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    I scouted out this local park last year for flying. Fortunately, the park sign stated no model airplane flying - otherwise I would have flown there. I say "fortunately" in this case because as I walked through the park just looking around, I heard a ton of squawking coming from every small tree. Had to be a hundred baby hawks in those trees. I thought it was strange until I looked up at the light poles around the baseball field. Every one of the light pole catwalks were STUFFED to the brim with nesting material and the same loud squawking noises coming from them. The fledglings perched in the lower trees must have descended from those nests. Couldn't believe how many there were. I'm glad a didn't accidentally fly there, which was a good lesson to scout out an area as best as possible before one flies. ScreenShot.png
     
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  17. BlackHawk388

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    Scouting a perspective flying field is extremely important. As you noticed here. However, just that single scouting isn't the only time one should do so. As the season evolves, MANY different animals can utilize a given area.

    Migratory birds are just one concern. Another would be protected species within a given area that certainly isn't always protected through a National designation. Since we are flying, I tend to lean mostly towards avian creatures that may be disrupted by my activity. This can be very specific to a single month out of the year or a couple of weeks. While I won't go out of my way to stop flying in a given area due to my favorite Red-Tailed Hawk population, I will do my best to observe and avoid their nested areas. That may mean my moving a hundred meters to one side of a field. But Hawks are extremely populous and adaptable. Not all avian creatures are. I could go on and on about the exhaustive, to those who don't really care about animals, efforts I go to so I can ensure I'm not impacting the environment too much. After all, I surely wouldn't care for a new neighbor who works at night to party their asses off during the night on their day off while I'm trying to sleep. Hypocrisy among people vs animals is rife. I'll stop there cause I feel my soap box nearby. ;)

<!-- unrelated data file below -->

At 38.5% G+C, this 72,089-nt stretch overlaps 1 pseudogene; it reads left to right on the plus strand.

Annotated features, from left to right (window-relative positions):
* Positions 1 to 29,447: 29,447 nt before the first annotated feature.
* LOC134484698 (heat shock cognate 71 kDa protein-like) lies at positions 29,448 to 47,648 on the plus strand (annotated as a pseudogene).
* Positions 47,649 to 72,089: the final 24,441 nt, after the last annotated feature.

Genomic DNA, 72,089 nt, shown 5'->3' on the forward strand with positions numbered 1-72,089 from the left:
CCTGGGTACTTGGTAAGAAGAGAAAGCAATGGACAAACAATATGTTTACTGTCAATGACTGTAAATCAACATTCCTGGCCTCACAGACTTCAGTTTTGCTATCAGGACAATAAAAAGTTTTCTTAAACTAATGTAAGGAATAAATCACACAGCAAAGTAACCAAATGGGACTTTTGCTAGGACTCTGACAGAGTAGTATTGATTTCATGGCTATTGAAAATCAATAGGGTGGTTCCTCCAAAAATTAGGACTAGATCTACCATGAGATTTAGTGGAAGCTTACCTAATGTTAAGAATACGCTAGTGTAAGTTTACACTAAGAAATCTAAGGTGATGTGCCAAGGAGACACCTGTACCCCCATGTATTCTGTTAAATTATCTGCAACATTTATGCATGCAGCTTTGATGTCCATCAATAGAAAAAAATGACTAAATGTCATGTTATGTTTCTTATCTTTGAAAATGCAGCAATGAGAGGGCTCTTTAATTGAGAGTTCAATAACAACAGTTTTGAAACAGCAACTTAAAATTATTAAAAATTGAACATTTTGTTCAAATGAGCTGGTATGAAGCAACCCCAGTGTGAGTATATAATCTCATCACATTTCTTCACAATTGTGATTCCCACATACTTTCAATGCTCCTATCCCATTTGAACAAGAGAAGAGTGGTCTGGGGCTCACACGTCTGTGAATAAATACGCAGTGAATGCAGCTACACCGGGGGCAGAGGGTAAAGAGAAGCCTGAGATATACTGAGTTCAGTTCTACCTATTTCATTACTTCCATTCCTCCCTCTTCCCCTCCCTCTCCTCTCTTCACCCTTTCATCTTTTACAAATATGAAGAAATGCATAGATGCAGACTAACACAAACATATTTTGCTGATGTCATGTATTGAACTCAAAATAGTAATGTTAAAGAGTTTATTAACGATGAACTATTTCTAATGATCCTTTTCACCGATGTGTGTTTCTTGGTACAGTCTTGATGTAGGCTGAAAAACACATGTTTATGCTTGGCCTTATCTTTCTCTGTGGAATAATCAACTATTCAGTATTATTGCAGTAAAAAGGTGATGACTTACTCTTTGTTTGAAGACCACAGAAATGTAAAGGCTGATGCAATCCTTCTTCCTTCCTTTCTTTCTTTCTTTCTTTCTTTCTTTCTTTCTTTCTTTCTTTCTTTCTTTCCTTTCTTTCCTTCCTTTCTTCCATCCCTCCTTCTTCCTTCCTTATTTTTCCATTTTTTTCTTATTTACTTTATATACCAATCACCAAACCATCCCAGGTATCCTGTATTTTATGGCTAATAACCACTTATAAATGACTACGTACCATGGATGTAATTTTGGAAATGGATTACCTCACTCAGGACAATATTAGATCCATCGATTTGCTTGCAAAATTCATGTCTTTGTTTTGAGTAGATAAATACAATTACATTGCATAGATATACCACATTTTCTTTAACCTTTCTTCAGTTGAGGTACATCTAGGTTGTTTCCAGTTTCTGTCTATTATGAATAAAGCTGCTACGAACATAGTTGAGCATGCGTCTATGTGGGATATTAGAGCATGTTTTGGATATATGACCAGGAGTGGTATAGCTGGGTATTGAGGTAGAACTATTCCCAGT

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  18. rbhamilton

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    Small birds group together to chase away larger birds from nests. Ever see a big menacing hawk running for it's life from 2 or 3 small birds? That's normal behavior all around. If your drone looks like a predator to a bird, it's going to be a target. I've had my drone chased by starlings.
     
  19. StevenQX

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    It's a really bad period to fly here for me. I'm fighting with seagulls and after a flight my bird is always dirty because of crazy bugs and bee
     
  20. BlackHawk388

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    Man, I'll be quite honest here. I know how to intimidate seagulls so they leave my aircraft alone. They are plentiful and EVERY WHERE near the ocean as that is their "property". They are the buzzards of the seas. Opportunistic animals. I would NEVER intentionally hurt one! However, like the ground bound rat, they're NO danger of becoming extinct. So I take a very aggressive tact with them.

    Once I get a grouping of them, like thugs, they hardly ever attack an intimidating adversary on their own and they almost always want a decisively superior amount of "friends" to help them out. I go on the offensive. I will suddenly ascend with all the power of my aircraft while turning sharply towards them in a gain arc. 50' of altitude above them and a rigorous turn and descent towards them makes them feel inferior. On my powered gliders, I put "owl eye" stickers on the plane. As I will do with this drone. It's a simple matter of having a JPEG file on a thumb drive and taking it to a local photo center. They can place these on a sticker background you can use to apply to your aircraft or drone. I had a friend with the required things for putting these on my fixed wing aircraft although he is no longer doing them. I really need to find a local print shop that will do such for my newest ParkZone Radian and the new fuselage for my now discontinued, but much loved, Firebird Stratos.

    On the DJI, I will put them on the vents for the ESC's on the forward facing arms and use an exacto knife to cut out the vented areas to allow airflow into the airframe. The "nose" part will occupy the area just below the arms that has the word "PHANTOM" embossed on it. If I need to, I will line cut the opening for the USB port cover. Just as I did with the red stickers so I could remove the top of the Phantom without messing up the stickers.

    This has worked very well for my fixed wing aircraft. I have no doubt it will be just as effective on this drone. Once I get it done, I'll have to post a video or series of pictures showing the application. So many things to do! ;)

    Edit: Found my JPEG file for Owl Eye stickers.

    [​IMG]